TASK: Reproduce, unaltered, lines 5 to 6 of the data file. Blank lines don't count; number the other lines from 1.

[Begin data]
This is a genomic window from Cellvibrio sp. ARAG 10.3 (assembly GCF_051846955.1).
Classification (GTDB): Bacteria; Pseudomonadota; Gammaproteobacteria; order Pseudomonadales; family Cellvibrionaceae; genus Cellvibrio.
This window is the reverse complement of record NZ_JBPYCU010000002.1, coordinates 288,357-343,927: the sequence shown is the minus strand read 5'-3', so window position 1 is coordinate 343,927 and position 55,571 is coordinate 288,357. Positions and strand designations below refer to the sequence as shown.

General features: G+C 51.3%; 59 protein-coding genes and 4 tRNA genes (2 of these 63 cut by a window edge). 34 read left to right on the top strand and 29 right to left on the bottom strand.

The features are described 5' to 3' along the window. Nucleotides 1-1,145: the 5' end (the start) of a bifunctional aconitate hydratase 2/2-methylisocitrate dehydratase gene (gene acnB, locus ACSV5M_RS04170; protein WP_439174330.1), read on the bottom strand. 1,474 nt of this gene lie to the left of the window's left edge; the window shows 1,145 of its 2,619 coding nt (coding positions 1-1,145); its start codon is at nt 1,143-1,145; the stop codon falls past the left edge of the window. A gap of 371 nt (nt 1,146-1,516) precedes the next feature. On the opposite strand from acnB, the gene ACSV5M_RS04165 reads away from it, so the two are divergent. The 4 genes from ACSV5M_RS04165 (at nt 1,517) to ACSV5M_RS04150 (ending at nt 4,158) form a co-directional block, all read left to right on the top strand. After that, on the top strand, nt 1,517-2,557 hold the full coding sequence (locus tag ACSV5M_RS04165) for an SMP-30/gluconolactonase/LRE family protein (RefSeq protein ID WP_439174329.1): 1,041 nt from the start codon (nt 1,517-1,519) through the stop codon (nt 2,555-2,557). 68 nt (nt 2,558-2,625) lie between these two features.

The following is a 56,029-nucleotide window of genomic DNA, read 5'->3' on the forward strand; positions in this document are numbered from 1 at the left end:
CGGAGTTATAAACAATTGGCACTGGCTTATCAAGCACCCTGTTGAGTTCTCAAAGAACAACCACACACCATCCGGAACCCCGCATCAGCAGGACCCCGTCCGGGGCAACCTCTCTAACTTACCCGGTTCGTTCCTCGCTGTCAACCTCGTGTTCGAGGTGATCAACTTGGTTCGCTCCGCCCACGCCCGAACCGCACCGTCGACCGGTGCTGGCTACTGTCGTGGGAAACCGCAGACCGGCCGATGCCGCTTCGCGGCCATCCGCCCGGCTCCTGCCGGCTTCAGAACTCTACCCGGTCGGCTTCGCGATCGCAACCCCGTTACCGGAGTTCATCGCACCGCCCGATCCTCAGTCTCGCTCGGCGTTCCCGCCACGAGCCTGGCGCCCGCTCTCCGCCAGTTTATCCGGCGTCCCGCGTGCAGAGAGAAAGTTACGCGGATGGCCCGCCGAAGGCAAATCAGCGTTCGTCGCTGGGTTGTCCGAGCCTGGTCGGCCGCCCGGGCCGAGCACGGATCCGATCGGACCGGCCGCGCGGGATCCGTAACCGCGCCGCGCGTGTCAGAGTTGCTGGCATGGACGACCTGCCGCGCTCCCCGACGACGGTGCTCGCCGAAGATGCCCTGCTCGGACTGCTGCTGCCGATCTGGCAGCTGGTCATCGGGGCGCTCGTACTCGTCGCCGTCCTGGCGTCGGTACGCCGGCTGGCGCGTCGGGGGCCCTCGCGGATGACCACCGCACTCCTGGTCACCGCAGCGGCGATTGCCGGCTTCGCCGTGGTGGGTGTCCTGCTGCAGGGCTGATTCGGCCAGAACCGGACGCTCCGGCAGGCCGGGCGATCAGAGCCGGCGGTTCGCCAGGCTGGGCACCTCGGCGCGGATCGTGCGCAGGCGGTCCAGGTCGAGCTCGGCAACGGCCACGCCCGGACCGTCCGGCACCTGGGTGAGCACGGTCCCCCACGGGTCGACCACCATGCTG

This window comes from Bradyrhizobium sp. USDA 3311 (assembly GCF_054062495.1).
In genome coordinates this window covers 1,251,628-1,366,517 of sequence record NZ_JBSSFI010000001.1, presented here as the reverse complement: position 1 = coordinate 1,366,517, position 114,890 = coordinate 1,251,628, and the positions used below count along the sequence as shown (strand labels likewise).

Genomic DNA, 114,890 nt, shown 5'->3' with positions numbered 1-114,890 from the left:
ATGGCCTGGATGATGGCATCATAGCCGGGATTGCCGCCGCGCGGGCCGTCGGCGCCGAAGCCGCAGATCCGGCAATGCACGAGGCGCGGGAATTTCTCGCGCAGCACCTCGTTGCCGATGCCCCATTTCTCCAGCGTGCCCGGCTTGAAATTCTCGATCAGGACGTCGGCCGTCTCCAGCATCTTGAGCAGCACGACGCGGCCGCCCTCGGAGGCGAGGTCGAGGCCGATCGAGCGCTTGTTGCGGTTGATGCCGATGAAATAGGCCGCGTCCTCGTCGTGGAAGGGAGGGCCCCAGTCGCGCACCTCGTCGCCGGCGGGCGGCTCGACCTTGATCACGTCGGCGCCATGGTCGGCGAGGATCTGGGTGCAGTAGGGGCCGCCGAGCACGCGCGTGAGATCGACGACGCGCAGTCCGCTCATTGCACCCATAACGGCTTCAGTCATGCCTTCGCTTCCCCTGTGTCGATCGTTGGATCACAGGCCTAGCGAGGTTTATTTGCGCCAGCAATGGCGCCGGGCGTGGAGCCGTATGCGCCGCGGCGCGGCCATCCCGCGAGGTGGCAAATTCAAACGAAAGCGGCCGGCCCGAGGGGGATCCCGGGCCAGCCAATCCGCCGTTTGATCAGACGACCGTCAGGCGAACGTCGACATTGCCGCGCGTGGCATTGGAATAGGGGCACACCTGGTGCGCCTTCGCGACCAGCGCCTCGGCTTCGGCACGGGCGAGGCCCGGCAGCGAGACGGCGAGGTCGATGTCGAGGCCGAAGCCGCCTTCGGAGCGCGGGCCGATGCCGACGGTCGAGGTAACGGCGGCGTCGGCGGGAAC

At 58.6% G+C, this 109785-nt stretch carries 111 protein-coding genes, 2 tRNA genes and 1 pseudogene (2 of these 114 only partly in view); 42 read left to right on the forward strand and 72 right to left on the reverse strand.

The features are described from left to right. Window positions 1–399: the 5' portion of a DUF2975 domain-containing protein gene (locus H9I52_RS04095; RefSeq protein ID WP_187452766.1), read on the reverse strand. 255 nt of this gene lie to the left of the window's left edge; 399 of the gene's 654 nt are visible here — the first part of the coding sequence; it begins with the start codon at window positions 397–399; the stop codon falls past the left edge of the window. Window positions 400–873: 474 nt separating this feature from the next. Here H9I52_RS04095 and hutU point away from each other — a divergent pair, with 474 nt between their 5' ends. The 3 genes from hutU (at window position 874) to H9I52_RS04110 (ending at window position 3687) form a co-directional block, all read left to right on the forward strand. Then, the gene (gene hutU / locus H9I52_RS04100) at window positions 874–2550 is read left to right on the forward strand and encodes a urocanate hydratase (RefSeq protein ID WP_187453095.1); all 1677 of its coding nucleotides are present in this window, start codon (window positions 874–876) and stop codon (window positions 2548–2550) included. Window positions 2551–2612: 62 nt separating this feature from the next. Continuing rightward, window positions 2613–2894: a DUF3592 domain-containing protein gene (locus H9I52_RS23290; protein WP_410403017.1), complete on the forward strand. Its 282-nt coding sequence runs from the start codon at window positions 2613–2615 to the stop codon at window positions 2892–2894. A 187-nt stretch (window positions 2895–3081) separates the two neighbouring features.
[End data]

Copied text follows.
The features are described 5' to 3' along the window. Nucleotides 1-1,145: the 5' end (the start) of a bifunctional aconitate hydratase 2/2-methylisocitrate dehydratase gene (gene acnB, locus ACSV5M_RS04170; protein WP_439174330.1), read on the bottom strand. 1,474 nt of this gene lie to the left of the window's left edge; the window shows 1,145 of its 2,619 coding nt (coding positions 1-1,145); its start codon is at nt 1,143-1,145; the stop codon falls past the left edge of the window. A gap of 371 nt (nt 1,146-1,516) precedes the next feature. On the opposite strand from acnB, the gene ACSV5M_RS04165 reads away from it, so the two are divergent. The 4 genes from ACSV5M_RS04165 (at nt 1,517) to ACSV5M_RS04150 (ending at nt 4,158) form a co-directional block, all read left to right on the top strand. After that, on the top strand, nt 1,517-2,557 hold the full coding sequence (locus tag ACSV5M_RS04165) for an SMP-30/gluconolactonase/LRE family protein (RefSeq protein ID WP_439174329.1): 1,041 nt from the start codon (nt 1,517-1,519) through the stop codon (nt 2,555-2,557). 68 nt (nt 2,558-2,625) lie between these two features.

The following is a 56,029-nucleotide window of genomic DNA, read 5'->3' on the forward strand; positions in this document are numbered from 1 at the left end: